Let your child teach you one of their favorite video games and give it a try. You may find the game instructive, challenging, or deplorable. In any case, you’re showing your child that you are open-minded and willing to try something new. After all, this is what you’re asking of your child in having them reduce time spent on video games. There’s a better chance your child will listen to your suggestions when you’ve shown a willingness to understand the appeal of these games.
2. For one week, keep a log of the time spent playing video games.
Ask your child to keep a record of time spent on gaming. (Or keep a record yourself.) At the end of one week, show them a visual representation of how much of their free time is going to this activity. Is it 10% of their time, or 50%? It’s likely that your child hasn’t considered this, and may be surprised at the results. Once you have some actual data, any argument over the amount of time spent on gaming is eliminated, and you can see if there is a problem, and to what degree.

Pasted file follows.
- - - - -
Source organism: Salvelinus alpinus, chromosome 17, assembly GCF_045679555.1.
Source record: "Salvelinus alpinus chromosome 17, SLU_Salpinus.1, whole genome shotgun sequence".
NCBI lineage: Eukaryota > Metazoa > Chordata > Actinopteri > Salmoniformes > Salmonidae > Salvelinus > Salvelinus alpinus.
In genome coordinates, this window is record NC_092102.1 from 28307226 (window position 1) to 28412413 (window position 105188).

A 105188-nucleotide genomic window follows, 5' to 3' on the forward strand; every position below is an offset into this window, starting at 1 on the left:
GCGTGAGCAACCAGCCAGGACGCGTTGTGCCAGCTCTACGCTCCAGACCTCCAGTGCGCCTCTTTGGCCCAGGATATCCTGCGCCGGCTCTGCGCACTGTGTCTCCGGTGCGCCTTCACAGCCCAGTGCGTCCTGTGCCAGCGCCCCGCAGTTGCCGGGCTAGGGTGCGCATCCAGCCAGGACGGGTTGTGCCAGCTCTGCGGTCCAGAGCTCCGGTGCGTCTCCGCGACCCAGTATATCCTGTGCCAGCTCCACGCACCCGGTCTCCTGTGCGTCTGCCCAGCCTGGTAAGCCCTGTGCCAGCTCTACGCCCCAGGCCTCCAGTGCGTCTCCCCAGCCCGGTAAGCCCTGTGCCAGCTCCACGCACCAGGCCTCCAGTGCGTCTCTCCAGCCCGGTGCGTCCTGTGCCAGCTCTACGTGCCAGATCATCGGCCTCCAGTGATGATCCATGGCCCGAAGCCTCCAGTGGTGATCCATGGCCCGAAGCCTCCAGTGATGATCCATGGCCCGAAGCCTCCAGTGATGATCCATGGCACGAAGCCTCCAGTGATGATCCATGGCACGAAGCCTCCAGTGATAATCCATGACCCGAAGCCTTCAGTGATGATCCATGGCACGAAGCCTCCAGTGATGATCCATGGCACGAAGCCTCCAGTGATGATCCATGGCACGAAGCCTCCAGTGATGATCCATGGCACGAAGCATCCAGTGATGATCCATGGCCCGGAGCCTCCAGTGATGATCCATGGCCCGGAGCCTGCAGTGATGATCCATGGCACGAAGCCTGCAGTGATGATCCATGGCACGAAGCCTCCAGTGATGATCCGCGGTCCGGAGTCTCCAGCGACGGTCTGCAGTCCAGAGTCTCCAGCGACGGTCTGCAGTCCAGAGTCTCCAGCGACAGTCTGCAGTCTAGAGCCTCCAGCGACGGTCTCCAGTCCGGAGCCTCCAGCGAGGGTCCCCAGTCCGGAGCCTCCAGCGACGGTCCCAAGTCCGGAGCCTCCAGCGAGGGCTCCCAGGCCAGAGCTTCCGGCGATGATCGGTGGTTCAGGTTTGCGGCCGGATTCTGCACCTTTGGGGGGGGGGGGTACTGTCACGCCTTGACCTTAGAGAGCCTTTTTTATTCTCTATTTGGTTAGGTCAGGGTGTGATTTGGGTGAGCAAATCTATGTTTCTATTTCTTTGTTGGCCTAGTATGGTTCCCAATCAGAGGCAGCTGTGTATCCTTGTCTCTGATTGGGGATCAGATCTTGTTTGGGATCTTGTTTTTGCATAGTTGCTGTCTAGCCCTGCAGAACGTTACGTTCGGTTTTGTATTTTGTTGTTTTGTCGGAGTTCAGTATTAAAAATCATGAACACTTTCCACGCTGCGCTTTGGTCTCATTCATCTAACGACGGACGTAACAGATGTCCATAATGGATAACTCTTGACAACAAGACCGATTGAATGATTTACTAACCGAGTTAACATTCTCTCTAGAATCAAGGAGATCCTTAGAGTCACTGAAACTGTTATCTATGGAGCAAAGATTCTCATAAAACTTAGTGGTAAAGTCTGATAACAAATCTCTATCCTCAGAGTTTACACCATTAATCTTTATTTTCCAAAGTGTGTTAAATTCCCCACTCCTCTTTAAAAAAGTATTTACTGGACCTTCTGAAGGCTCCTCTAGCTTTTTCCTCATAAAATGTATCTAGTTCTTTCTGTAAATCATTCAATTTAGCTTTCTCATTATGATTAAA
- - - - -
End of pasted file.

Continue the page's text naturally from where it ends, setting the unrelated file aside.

3. Show them what that amount of time represents in other activities.
With some thought, you can develop a list of activities and opportunities that can be achieved in the same amount of time spent gaming. For example, in 1/4 that time you could learn to play a musical instrument. In 1/2 that time you could improve in a sport, learn how to fish, how to sew, grow a garden…. As a parent, you should be prepared to contribute to the new instrument, help the child get started in an activity program, or help buy supplies or equipment. The goal of this exercise is to show the child what activities he or she may be missing.
4. Arrange active indoor or outdoor activities for your children and their friends.
Help do the thinking and planning for alternative activities for your children. (They may be out of practice.) To make it more appealing, look for ways to include your children’s friends. Check the newspapers, your local community center, or school guidance counselors for local programs and resources for youth sports and activity programs. For example, your community may offer a boating club, sports programs, hikes, mountain bike trails, adventure trips, or other fun outdoor activities.